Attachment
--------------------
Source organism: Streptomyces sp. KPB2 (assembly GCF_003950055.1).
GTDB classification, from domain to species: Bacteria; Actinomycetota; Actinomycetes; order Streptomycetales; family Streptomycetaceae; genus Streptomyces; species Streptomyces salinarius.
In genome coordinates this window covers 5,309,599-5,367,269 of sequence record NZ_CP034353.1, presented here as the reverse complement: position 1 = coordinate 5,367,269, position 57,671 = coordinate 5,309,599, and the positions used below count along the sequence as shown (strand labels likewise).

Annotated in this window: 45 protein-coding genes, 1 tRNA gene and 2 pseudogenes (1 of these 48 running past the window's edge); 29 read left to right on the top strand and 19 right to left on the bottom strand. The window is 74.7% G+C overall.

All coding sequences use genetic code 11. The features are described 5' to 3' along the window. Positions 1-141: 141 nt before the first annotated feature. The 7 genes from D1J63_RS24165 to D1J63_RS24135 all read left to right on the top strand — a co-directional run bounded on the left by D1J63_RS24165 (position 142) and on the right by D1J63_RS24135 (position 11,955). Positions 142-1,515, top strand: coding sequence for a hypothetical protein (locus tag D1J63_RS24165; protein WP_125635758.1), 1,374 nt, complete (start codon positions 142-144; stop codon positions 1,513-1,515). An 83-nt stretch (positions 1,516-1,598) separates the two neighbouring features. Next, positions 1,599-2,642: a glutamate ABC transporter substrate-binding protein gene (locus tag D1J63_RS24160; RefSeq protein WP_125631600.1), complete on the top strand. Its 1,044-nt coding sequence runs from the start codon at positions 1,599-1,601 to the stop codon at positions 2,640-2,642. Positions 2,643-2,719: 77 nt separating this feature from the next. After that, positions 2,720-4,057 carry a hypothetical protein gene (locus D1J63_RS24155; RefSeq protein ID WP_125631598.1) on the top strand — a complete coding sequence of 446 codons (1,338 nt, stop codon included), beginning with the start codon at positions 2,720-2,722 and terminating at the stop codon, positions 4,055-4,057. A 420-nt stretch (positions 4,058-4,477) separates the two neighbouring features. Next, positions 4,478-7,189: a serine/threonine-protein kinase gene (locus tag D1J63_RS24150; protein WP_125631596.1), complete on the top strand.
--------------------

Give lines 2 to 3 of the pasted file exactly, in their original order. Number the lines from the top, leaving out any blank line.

GTDB classification, from domain to species: Bacteria; Actinomycetota; Actinomycetes; order Streptomycetales; family Streptomycetaceae; genus Streptomyces; species Streptomyces salinarius.
In genome coordinates this window covers 5,309,599-5,367,269 of sequence record NZ_CP034353.1, presented here as the reverse complement: position 1 = coordinate 5,367,269, position 57,671 = coordinate 5,309,599, and the positions used below count along the sequence as shown (strand labels likewise).